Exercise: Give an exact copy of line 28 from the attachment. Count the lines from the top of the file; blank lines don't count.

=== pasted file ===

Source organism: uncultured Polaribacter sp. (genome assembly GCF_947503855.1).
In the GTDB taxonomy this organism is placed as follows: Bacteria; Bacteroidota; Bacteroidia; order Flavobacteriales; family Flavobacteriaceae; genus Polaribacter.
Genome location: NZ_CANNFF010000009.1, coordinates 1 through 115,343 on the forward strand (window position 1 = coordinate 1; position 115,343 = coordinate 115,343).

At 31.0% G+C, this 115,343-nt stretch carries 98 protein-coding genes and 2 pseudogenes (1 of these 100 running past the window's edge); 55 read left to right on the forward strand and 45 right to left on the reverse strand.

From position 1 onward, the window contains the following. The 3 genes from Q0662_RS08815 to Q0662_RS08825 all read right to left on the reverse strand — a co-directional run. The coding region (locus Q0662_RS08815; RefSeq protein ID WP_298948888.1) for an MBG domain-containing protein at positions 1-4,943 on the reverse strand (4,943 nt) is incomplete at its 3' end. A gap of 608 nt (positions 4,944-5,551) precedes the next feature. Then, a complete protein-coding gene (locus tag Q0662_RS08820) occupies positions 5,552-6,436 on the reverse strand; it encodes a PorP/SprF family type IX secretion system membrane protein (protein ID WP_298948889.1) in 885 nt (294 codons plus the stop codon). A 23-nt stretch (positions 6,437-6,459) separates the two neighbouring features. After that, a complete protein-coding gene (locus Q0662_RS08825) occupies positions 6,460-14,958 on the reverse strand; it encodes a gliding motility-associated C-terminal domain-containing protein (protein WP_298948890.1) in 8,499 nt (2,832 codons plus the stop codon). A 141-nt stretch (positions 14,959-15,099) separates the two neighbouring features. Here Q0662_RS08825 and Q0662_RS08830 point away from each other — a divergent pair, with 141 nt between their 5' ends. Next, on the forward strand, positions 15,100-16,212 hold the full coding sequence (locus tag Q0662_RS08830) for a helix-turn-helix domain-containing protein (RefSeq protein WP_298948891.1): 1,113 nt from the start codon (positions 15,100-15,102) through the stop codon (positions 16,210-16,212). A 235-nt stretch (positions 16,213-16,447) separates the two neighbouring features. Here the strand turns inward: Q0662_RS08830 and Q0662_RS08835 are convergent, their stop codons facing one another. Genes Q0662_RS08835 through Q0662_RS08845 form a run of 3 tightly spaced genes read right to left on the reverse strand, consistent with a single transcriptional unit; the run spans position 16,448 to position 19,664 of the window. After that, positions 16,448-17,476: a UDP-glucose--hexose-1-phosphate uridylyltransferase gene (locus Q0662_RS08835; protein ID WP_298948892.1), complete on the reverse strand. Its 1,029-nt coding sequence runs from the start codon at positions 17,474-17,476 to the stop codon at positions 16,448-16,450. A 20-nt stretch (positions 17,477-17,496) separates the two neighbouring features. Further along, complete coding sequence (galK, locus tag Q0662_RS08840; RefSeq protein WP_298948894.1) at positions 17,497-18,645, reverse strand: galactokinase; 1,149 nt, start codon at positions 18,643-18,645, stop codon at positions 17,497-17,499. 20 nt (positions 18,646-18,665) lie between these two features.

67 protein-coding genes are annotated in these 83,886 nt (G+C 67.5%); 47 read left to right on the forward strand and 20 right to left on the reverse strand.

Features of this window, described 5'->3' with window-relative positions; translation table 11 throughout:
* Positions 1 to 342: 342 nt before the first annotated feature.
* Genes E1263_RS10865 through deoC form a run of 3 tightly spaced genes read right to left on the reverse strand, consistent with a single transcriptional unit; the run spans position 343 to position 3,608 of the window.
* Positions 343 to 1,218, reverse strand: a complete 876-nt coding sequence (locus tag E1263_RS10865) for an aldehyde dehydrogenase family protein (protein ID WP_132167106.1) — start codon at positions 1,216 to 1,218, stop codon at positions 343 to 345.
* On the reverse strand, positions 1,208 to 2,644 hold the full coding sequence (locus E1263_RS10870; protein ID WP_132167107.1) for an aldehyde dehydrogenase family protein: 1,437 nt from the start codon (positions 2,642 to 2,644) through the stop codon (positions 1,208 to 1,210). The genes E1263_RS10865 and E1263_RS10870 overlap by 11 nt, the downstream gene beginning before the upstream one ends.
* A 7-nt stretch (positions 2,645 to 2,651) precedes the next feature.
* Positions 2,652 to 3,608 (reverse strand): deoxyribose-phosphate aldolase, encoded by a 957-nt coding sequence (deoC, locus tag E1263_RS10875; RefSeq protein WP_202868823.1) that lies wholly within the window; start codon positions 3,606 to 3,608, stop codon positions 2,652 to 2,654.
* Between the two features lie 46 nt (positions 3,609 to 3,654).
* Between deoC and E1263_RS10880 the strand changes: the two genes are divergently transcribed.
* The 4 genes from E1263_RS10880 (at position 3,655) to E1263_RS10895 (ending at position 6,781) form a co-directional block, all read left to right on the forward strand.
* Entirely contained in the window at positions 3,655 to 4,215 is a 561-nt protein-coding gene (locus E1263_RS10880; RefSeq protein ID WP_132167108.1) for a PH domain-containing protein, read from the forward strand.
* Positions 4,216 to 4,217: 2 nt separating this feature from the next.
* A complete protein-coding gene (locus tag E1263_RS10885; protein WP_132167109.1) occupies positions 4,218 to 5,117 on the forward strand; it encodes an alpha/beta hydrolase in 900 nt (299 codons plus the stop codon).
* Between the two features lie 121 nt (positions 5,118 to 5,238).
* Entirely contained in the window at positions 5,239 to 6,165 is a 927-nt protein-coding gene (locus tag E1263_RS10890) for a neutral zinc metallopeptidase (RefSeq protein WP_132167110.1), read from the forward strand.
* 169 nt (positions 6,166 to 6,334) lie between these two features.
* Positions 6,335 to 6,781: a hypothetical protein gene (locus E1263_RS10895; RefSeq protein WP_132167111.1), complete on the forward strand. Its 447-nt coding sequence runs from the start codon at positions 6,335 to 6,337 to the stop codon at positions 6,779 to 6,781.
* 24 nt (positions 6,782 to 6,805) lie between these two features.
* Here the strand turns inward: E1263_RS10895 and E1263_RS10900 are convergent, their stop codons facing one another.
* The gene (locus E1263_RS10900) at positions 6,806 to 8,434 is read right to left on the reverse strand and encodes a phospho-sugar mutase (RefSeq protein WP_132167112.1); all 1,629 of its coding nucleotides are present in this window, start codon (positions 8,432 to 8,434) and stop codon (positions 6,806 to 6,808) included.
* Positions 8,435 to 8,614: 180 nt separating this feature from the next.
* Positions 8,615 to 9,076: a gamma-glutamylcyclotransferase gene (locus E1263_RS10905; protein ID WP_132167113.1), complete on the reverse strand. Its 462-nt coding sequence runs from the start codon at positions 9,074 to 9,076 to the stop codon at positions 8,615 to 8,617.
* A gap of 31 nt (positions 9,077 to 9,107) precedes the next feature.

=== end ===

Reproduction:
* Positions 8,615 to 9,076: a gamma-glutamylcyclotransferase gene (locus E1263_RS10905; protein ID WP_132167113.1), complete on the reverse strand. Its 462-nt coding sequence runs from the start codon at positions 9,074 to 9,076 to the stop codon at positions 8,615 to 8,617.